Now, think about that. If a high school coach is outraged about the treatment of his son at the hands of the NFL, how do you think the "average" parent is going to feel about letting his or her child play at a level where finances dictate a less stringent series of protocols?

[Related -- Brain Trauma And The Future Of Youth Football In America]

The second article for Grantland on this subject, written by Tyler Cowen and Kevin Grier, and entitled, "What Would the End of Football Look Like?" brings the concept of liability into the equation. Picture a large subset of schools already in hock from a budget standpoint, and imagine how easy it would be for many of those schools to drop football altogether if the financial risks outweigh the potential rewards.

The most plausible route to the death of football starts with liability suits. Precollegiate football is already sustaining 90,000 or more concussions each year. If ex-players start winning judgments, insurance companies might cease to insure colleges and high schools against football-related lawsuits. Coaches, team physicians, and referees would become increasingly nervous about their financial exposure in our litigious society. If you are coaching a high school football team, or refereeing a game as a volunteer, it is sobering to think that you could be hit with a $2 million lawsuit at any point in time. A lot of people will see it as easier to just stay away.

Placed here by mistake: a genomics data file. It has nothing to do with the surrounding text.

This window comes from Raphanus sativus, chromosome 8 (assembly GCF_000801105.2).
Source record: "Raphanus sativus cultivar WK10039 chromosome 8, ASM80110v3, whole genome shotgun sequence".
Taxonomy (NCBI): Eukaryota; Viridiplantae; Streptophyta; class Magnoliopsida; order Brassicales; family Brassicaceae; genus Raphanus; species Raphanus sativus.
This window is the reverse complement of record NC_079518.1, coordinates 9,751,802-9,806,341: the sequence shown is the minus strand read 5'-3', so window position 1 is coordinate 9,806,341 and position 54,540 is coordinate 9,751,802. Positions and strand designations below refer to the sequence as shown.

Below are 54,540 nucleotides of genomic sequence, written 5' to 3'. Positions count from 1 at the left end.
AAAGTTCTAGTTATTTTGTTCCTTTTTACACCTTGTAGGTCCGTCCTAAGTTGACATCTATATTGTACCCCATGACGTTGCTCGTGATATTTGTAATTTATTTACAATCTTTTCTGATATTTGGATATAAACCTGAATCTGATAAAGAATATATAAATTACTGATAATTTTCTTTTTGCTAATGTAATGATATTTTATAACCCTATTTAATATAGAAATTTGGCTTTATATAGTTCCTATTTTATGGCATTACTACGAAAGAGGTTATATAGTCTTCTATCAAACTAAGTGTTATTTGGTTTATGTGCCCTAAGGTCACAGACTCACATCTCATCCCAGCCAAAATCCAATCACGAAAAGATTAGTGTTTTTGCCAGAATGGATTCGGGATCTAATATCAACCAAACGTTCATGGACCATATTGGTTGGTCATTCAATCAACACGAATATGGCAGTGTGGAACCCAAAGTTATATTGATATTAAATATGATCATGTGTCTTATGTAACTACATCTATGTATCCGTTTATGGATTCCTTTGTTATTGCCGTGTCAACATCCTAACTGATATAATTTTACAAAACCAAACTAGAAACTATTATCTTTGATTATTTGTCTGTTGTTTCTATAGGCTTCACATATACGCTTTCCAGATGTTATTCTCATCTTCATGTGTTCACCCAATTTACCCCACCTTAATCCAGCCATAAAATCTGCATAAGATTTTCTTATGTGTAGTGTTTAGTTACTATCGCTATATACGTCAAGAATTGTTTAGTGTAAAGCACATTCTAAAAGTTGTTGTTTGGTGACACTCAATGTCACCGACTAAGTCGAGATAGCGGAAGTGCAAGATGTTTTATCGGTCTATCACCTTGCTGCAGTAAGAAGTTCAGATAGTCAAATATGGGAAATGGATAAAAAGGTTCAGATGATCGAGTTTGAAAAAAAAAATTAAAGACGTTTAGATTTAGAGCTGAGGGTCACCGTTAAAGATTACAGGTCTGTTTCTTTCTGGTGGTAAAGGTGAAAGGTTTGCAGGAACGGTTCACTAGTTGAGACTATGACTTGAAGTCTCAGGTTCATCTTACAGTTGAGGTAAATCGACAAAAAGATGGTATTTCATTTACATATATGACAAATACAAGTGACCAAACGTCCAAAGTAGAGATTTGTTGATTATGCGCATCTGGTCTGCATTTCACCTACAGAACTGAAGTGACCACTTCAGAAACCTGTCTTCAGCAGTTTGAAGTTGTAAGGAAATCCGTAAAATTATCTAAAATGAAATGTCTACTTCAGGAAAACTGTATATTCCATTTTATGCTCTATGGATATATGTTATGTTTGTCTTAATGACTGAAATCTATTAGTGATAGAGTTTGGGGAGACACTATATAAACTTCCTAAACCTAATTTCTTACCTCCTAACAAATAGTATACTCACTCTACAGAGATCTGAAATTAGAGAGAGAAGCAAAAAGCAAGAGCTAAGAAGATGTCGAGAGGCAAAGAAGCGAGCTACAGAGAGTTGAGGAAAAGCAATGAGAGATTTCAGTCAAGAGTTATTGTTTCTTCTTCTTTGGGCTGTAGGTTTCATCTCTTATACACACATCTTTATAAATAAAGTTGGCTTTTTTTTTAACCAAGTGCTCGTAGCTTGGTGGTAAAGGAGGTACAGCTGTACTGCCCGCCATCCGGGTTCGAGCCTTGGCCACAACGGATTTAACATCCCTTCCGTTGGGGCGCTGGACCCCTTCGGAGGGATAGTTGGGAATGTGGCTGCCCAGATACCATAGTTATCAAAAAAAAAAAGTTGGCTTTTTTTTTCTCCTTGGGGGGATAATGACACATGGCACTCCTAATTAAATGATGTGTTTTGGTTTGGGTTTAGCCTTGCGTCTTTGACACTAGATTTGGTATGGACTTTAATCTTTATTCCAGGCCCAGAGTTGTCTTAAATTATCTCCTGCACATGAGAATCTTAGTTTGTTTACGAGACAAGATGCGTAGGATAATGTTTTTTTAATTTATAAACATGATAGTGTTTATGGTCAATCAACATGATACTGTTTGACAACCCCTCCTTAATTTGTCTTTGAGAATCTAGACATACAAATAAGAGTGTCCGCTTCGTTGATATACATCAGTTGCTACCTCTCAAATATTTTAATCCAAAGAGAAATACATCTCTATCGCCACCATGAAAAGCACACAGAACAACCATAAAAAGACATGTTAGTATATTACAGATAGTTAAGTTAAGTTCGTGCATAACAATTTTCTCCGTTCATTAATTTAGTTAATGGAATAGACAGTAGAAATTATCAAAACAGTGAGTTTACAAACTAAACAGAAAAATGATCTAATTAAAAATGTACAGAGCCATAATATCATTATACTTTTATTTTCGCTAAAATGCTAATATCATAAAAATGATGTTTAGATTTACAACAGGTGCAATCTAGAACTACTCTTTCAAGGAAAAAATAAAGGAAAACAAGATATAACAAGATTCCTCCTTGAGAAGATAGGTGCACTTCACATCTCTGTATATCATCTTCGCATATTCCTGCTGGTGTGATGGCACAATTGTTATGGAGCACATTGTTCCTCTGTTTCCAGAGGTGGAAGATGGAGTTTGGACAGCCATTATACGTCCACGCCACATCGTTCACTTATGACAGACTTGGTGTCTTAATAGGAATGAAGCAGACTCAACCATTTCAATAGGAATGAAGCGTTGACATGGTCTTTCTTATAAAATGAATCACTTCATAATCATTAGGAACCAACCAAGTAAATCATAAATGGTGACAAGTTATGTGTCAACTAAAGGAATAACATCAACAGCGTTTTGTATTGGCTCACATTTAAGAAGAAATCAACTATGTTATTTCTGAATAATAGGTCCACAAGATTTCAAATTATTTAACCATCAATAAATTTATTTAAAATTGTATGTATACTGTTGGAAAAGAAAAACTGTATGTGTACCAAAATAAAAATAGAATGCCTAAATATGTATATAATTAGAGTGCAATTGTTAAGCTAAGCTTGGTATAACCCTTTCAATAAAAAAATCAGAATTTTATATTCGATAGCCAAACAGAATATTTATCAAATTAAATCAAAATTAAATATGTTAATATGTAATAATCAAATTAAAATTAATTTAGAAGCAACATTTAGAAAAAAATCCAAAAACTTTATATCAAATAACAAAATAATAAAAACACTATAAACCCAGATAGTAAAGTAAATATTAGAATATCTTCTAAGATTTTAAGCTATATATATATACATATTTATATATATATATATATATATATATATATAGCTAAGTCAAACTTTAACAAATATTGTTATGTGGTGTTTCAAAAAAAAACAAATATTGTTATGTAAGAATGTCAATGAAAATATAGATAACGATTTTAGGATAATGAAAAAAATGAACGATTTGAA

More and more modern parents will keep their kids out of playing football, and there tends to be a "contagion effect" with such decisions; once some parents have second thoughts, many others follow suit. We have seen such domino effects with the risks of smoking or driving without seatbelts, two unsafe practices that were common in the 1960s but are much rarer today. The end result is that the NFL's feeder system would dry up and advertisers and networks would shy away from associating with the league, owing to adverse publicity and some chance of being named as co-defendants in future lawsuits.

Now, there are some slightly unrealistic Armageddon scenarios in the piece written by Cowen and Grier, as intriguing as the article is. Their contention that Napster was eventually brought down by legal constraint fails to recognize that file-sharing is far more common now than it was a decade ago, due primarily to the number of sites employing servers in areas of the world where the rules don't seem to apply. And businesses die all the time without any lack of moral imperative behind the losses.